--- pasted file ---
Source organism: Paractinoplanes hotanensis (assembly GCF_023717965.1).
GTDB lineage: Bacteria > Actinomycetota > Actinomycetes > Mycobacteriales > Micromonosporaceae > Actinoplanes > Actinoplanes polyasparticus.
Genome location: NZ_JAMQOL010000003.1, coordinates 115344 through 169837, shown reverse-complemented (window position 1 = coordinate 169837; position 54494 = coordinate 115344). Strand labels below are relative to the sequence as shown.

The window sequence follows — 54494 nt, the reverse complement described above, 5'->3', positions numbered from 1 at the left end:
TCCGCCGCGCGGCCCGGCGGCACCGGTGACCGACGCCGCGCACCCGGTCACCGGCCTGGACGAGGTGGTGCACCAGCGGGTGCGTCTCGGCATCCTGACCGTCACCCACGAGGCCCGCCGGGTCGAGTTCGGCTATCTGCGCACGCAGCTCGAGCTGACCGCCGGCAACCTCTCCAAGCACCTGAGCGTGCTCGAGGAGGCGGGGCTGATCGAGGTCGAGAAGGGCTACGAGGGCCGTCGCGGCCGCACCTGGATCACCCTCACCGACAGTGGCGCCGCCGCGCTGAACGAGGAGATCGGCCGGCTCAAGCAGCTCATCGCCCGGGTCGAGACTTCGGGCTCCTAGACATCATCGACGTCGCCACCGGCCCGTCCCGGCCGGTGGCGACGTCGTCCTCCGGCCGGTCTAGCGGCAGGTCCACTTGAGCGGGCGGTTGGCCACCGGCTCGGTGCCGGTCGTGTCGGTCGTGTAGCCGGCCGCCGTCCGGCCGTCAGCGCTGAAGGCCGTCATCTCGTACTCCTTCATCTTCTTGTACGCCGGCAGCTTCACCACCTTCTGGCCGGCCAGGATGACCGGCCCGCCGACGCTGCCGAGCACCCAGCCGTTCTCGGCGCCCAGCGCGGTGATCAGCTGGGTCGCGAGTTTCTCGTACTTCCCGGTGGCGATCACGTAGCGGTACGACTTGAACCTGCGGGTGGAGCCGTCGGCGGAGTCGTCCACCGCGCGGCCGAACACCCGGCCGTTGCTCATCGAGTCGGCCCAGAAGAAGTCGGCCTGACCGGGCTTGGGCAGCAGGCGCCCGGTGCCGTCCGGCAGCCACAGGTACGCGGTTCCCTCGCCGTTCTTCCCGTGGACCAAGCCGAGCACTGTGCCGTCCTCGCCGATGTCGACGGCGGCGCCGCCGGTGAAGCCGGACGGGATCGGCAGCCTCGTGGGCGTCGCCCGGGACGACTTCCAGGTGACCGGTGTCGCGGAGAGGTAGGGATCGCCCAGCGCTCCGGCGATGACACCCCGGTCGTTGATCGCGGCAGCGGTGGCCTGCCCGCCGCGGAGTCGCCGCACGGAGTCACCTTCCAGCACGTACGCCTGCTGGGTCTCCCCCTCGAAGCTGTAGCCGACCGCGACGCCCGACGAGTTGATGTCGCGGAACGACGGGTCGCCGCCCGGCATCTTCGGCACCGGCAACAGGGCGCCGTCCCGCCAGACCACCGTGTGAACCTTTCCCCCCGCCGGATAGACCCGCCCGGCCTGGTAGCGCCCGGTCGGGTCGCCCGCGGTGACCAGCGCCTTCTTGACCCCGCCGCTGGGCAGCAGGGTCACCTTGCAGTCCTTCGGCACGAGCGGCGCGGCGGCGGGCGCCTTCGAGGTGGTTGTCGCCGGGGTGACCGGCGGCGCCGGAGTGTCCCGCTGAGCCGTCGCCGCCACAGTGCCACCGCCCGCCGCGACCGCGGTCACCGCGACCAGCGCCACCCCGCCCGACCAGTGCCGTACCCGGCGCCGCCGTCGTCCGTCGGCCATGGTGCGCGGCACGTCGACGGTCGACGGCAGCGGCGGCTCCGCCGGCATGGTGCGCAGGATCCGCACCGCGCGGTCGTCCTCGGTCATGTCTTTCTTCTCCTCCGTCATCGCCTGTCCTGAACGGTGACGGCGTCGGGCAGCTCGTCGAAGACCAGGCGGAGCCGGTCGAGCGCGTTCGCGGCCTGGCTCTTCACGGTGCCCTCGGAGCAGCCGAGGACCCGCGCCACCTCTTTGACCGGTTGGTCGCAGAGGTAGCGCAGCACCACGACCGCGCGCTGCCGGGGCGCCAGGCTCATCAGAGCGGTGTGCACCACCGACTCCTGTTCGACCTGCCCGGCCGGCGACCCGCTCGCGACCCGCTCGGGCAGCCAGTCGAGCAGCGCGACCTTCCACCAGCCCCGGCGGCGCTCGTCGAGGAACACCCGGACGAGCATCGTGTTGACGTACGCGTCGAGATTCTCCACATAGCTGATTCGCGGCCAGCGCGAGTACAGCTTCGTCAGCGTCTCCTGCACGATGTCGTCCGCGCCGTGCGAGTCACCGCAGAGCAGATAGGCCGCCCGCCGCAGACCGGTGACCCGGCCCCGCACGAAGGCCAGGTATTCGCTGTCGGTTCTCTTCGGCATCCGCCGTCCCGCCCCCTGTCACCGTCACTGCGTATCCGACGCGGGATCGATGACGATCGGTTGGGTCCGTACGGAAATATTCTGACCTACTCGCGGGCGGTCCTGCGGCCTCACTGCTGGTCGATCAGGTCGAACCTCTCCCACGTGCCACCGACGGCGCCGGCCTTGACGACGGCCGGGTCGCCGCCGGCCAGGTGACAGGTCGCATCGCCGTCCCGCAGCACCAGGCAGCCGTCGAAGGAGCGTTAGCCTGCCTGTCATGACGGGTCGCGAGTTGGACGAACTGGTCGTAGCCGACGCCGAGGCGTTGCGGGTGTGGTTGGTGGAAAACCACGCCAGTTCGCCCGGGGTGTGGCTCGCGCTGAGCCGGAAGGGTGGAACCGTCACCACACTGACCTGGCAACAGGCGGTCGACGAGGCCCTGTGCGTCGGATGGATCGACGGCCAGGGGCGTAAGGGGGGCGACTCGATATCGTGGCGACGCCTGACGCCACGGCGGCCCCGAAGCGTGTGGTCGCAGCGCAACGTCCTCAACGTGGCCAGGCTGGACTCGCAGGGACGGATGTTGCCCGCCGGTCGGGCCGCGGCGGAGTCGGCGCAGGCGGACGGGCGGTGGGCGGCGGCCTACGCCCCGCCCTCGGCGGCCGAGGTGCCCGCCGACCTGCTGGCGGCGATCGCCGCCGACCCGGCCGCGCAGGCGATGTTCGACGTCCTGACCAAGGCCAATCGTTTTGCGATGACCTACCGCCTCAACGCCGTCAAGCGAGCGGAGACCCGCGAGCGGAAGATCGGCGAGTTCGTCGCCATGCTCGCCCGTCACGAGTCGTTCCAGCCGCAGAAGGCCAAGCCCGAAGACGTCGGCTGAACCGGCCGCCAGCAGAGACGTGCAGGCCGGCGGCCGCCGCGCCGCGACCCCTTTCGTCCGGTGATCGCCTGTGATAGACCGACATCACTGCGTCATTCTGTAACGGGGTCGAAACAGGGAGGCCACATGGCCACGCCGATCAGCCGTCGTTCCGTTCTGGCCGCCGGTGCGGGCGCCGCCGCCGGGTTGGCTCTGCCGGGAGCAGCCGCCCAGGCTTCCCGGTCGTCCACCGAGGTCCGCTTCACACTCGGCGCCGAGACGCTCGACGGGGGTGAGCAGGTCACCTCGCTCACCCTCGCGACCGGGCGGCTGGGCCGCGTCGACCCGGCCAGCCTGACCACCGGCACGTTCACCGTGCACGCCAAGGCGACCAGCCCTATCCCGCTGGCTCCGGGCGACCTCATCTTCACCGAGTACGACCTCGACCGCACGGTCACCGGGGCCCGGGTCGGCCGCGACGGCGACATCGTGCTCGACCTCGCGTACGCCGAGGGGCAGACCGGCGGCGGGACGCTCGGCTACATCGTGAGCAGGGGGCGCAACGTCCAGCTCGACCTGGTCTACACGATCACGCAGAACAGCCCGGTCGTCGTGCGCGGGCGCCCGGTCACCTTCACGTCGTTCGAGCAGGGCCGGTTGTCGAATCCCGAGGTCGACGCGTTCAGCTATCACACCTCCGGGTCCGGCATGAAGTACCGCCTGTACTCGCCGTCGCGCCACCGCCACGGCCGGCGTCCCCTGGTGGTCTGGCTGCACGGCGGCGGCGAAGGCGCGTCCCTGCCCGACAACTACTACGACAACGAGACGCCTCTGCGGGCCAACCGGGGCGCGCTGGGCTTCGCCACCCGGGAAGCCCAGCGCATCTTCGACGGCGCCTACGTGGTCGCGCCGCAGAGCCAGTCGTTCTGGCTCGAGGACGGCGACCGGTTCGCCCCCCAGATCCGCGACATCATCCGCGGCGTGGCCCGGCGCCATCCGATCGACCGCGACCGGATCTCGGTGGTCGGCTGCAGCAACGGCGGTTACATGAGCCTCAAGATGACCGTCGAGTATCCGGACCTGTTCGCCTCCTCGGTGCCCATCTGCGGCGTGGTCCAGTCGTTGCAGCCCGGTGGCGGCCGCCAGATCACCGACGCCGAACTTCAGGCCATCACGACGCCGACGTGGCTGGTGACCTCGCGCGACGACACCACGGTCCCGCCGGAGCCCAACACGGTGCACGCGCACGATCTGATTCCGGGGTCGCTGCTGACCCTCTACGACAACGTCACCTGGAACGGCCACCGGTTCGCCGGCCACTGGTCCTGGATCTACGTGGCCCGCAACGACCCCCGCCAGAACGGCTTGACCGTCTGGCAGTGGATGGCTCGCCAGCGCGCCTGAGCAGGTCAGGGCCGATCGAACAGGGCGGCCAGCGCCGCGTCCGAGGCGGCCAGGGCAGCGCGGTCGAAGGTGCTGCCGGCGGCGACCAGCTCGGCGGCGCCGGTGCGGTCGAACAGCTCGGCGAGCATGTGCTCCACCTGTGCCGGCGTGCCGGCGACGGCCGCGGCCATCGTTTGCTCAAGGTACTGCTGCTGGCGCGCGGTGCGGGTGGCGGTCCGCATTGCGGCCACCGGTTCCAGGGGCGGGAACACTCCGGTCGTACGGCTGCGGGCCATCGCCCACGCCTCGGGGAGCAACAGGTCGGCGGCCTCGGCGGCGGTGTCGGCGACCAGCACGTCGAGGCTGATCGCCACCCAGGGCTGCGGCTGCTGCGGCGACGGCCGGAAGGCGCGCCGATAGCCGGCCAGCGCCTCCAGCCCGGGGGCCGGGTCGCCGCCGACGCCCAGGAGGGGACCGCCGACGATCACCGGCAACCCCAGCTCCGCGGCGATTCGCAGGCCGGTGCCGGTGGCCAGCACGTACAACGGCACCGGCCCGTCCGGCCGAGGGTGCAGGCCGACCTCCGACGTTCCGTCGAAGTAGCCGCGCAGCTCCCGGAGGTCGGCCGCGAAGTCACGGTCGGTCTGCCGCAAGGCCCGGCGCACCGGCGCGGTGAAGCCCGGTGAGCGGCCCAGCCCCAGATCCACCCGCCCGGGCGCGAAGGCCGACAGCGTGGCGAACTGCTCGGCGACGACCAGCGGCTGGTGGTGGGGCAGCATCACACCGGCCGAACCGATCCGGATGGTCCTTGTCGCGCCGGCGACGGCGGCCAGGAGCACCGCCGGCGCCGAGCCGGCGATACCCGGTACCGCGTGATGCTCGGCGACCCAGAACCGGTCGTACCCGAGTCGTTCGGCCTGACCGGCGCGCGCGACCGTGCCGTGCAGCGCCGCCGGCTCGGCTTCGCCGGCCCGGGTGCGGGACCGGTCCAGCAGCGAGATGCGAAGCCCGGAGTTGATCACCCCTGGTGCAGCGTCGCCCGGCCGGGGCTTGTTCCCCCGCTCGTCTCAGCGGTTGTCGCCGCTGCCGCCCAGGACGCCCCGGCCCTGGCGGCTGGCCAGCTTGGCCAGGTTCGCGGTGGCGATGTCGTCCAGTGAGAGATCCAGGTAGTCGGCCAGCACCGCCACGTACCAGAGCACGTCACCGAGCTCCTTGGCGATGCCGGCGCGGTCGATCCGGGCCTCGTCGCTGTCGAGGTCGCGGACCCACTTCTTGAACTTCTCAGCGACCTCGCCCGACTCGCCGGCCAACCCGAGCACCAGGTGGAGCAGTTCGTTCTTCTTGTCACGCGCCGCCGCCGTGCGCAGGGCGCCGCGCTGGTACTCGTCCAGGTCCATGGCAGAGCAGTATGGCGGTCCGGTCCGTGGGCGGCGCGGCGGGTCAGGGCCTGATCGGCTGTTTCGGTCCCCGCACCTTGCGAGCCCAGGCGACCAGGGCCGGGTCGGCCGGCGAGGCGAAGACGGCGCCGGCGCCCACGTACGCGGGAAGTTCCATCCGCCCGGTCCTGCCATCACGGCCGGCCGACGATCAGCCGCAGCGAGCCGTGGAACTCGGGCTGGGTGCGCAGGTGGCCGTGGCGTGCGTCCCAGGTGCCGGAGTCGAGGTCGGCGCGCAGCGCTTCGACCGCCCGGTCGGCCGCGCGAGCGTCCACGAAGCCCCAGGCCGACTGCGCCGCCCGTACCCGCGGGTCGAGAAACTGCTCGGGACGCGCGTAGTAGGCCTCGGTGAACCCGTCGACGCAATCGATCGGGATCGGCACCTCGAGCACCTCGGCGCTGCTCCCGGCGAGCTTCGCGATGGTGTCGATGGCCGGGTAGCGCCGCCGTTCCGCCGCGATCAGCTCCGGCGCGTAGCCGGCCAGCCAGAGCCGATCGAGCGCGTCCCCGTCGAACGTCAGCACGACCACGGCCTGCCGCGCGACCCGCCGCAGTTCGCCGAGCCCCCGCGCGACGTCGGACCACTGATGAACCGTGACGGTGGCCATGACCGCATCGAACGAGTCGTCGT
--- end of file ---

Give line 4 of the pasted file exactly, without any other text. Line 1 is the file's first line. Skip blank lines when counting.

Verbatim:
The window sequence follows — 54494 nt, the reverse complement described above, 5'->3', positions numbered from 1 at the left end: